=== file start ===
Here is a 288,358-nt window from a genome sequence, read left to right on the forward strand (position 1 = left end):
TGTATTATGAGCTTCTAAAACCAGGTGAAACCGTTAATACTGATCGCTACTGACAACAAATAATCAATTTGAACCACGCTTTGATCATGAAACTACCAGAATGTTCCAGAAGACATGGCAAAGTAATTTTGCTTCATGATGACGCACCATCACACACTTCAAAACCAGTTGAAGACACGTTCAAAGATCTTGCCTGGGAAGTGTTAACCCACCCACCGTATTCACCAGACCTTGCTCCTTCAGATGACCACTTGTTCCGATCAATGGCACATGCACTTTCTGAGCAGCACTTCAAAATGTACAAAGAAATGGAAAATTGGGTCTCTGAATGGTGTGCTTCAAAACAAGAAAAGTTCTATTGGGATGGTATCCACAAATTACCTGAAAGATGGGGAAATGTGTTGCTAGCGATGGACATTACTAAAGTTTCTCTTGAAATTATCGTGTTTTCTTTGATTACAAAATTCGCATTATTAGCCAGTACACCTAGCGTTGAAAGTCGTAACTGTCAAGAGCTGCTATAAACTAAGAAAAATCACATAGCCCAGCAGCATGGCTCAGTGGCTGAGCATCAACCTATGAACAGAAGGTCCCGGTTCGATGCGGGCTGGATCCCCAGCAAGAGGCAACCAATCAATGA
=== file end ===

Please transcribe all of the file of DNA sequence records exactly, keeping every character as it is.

Here is a 288,358-nt window from a genome sequence, read left to right on the forward strand (position 1 = left end):
TGTATTATGAGCTTCTAAAACCAGGTGAAACCGTTAATACTGATCGCTACTGACAACAAATAATCAATTTGAACCACGCTTTGATCATGAAACTACCAGAATGTTCCAGAAGACATGGCAAAGTAATTTTGCTTCATGATGACGCACCATCACACACTTCAAAACCAGTTGAAGACACGTTCAAAGATCTTGCCTGGGAAGTGTTAACCCACCCACCGTATTCACCAGACCTTGCTCCTTCAGATGACCACTTGTTCCGATCAATGGCACATGCACTTTCTGAGCAGCACTTCAAAATGTACAAAGAAATGGAAAATTGGGTCTCTGAATGGTGTGCTTCAAAACAAGAAAAGTTCTATTGGGATGGTATCCACAAATTACCTGAAAGATGGGGAAATGTGTTGCTAGCGATGGACATTACTAAAGTTTCTCTTGAAATTATCGTGTTTTCTTTGATTACAAAATTCGCATTATTAGCCAGTACACCTAGCGTTGAAAGTCGTAACTGTCAAGAGCTGCTATAAACTAAGAAAAATCACATAGCCCAGCAGCATGGCTCAGTGGCTGAGCATCAACCTATGAACAGAAGGTCCCGGTTCGATGCGGGCTGGATCCCCAGCAAGAGGCAACCAATCAATGA